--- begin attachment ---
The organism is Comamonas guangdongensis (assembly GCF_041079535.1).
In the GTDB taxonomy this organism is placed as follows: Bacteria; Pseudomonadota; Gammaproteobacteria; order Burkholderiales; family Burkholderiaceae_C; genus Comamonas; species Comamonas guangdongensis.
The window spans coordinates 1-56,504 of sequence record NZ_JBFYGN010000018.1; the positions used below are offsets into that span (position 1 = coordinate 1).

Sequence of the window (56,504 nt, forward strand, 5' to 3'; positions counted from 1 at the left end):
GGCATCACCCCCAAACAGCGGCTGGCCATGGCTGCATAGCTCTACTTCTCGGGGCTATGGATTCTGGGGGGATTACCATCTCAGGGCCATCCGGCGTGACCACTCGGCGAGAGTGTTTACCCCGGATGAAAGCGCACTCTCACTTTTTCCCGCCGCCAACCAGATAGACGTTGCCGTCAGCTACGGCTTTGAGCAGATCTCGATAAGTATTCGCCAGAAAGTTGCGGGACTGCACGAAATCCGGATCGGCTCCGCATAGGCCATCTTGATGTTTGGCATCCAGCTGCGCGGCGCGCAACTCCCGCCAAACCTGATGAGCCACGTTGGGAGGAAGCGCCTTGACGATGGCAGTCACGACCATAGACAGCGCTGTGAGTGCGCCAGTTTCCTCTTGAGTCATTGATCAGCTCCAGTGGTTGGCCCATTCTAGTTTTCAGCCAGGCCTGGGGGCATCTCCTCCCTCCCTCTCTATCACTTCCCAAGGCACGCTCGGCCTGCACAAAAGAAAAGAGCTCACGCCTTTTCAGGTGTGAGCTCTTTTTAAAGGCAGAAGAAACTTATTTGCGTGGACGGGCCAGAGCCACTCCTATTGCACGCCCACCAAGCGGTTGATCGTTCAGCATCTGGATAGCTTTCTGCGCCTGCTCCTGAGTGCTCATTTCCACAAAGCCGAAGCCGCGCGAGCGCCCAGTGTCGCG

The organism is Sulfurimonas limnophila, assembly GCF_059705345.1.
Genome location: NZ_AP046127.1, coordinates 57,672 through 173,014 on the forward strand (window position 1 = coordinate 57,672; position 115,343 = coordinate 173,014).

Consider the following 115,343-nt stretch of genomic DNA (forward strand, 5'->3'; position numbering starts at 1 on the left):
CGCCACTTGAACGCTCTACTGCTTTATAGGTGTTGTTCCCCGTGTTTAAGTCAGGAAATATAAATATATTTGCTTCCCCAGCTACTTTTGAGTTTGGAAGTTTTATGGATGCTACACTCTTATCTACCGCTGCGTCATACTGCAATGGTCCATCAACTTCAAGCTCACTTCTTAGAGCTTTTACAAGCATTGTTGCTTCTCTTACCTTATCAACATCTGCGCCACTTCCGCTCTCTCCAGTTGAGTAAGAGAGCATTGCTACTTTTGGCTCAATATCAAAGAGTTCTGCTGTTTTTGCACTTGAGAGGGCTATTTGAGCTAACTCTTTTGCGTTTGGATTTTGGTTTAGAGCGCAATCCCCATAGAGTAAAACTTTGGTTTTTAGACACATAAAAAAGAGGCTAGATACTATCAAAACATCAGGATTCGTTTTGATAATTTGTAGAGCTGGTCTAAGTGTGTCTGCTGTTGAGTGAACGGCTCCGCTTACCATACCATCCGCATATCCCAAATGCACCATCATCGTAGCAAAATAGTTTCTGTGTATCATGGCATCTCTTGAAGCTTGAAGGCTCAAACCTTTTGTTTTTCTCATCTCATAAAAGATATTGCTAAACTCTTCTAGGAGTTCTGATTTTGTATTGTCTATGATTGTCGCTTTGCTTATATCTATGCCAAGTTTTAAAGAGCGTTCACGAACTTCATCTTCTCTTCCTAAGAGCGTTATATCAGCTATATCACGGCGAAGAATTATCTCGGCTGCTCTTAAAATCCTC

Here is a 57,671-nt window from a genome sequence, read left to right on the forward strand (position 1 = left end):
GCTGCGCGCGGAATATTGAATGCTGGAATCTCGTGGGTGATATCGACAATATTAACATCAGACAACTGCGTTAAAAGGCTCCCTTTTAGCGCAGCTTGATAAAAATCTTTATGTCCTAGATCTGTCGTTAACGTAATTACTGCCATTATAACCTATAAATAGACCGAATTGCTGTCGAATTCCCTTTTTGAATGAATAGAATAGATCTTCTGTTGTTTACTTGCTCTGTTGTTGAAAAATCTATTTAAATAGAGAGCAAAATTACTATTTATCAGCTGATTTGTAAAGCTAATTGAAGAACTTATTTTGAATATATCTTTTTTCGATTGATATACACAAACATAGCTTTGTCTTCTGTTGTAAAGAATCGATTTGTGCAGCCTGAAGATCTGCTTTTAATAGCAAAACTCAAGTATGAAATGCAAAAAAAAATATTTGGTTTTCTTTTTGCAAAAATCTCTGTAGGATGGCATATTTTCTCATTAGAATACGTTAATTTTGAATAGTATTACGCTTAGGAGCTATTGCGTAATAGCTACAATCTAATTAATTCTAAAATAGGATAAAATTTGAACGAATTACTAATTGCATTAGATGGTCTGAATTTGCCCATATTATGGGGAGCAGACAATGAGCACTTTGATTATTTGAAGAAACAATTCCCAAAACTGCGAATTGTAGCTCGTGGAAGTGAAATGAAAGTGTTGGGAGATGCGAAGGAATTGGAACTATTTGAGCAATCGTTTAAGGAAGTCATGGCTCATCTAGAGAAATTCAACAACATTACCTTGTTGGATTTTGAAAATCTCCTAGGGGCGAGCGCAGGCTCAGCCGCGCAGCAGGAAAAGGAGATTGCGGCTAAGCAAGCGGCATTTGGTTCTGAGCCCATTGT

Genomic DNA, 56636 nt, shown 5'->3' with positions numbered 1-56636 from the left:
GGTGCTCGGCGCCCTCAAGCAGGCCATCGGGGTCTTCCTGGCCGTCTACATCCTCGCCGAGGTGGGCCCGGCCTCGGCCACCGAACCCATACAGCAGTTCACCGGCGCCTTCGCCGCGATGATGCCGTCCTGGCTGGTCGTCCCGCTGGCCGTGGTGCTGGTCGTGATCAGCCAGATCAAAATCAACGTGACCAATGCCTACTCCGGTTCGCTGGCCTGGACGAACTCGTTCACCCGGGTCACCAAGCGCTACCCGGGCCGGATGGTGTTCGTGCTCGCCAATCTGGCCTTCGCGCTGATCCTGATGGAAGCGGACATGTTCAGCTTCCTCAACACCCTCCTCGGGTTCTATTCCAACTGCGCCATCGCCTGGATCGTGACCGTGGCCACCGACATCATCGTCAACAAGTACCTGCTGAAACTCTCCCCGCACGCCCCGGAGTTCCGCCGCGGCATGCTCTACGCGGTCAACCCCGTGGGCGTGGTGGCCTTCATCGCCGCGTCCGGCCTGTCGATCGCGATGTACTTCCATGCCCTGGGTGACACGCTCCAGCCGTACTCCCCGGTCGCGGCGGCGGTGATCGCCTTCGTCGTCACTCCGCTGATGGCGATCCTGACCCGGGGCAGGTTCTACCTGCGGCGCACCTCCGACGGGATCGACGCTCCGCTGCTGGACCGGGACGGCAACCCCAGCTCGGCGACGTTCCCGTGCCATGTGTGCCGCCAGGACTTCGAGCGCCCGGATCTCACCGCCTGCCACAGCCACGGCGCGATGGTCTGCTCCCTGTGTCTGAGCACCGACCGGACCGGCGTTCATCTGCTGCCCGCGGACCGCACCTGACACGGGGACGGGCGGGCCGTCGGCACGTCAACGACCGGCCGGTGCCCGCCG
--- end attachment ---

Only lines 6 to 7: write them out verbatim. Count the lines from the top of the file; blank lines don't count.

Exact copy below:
The organism is Sulfurimonas limnophila, assembly GCF_059705345.1.
Genome location: NZ_AP046127.1, coordinates 57,672 through 173,014 on the forward strand (window position 1 = coordinate 57,672; position 115,343 = coordinate 173,014).